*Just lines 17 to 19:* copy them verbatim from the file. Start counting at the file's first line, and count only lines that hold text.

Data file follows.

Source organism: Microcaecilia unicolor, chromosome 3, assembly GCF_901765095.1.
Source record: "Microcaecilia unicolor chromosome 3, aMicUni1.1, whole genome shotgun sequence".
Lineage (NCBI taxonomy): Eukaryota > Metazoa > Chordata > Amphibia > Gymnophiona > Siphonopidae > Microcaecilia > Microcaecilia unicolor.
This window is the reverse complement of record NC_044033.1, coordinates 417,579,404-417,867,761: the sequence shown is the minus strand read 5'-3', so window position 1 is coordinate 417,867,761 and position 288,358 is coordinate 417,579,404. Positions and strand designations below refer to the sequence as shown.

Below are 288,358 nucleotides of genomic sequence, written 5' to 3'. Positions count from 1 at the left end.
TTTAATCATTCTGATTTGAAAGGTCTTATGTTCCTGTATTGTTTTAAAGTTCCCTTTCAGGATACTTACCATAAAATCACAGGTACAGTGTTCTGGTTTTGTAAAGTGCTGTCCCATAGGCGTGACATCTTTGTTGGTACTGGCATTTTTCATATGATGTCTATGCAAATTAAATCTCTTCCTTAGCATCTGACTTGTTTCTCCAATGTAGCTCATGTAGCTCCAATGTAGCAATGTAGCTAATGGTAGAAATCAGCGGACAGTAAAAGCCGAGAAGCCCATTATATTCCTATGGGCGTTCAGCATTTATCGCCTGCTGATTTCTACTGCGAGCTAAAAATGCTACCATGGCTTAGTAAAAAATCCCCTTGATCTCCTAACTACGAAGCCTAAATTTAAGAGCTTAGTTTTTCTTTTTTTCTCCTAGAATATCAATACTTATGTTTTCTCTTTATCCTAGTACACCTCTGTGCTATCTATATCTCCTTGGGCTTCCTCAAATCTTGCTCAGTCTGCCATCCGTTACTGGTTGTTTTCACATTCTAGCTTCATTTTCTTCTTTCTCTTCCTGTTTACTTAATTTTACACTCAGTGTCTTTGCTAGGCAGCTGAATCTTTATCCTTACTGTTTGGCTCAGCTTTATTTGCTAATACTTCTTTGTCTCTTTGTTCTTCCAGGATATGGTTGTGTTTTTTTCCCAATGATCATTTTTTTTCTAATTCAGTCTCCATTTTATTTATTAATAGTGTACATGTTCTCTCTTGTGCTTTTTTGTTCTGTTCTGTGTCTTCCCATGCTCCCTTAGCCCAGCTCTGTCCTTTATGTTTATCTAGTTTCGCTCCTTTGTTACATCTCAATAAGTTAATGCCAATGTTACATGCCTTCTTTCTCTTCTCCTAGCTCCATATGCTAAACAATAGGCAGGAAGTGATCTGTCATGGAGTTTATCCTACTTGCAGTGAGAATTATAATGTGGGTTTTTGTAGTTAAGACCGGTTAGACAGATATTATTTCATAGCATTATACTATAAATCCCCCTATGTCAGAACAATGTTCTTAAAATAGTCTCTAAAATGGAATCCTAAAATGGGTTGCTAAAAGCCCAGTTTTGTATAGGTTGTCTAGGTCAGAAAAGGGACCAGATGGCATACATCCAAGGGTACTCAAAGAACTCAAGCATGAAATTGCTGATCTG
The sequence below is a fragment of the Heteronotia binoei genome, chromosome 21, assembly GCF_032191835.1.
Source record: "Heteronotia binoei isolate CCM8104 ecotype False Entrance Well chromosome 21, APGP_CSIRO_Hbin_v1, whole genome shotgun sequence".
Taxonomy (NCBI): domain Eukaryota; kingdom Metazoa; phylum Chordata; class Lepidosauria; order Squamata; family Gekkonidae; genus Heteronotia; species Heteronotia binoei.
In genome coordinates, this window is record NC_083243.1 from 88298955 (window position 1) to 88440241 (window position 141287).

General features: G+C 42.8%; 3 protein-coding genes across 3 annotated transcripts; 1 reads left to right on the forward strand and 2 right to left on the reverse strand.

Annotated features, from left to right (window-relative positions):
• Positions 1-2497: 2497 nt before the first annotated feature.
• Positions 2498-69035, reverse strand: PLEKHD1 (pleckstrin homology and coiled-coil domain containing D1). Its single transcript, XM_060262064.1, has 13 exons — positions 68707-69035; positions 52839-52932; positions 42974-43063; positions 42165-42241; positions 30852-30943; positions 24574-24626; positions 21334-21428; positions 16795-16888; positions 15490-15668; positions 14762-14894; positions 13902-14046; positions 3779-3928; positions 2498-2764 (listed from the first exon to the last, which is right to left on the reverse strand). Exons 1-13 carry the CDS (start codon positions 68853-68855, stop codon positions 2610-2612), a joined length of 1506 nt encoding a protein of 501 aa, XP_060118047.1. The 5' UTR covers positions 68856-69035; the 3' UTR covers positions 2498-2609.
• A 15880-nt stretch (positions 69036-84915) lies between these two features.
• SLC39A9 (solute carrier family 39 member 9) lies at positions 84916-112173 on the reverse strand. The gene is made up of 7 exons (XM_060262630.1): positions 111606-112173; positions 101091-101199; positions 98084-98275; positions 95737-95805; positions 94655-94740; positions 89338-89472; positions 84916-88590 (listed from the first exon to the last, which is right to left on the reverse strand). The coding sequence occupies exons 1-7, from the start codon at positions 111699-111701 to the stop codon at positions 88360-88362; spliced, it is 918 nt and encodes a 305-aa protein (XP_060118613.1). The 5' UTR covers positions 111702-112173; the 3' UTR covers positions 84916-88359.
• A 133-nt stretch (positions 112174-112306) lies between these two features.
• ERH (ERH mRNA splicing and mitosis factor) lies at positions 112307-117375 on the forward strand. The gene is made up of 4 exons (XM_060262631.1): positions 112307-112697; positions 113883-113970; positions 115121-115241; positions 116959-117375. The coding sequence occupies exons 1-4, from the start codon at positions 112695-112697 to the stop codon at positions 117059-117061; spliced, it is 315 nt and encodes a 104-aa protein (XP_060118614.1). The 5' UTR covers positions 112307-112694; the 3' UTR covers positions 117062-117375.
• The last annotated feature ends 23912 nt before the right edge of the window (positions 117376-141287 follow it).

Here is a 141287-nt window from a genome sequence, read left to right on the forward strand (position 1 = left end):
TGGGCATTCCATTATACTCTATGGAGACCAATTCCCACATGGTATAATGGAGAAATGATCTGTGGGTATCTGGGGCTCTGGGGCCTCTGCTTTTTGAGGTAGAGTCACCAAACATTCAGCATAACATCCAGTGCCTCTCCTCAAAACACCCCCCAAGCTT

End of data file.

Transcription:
• A 133-nt stretch (positions 112174-112306) lies between these two features.
• ERH (ERH mRNA splicing and mitosis factor) lies at positions 112307-117375 on the forward strand. The gene is made up of 4 exons (XM_060262631.1): positions 112307-112697; positions 113883-113970; positions 115121-115241; positions 116959-117375. The coding sequence occupies exons 1-4, from the start codon at positions 112695-112697 to the stop codon at positions 117059-117061; spliced, it is 315 nt and encodes a 104-aa protein (XP_060118614.1). The 5' UTR covers positions 112307-112694; the 3' UTR covers positions 117062-117375.
• The last annotated feature ends 23912 nt before the right edge of the window (positions 117376-141287 follow it).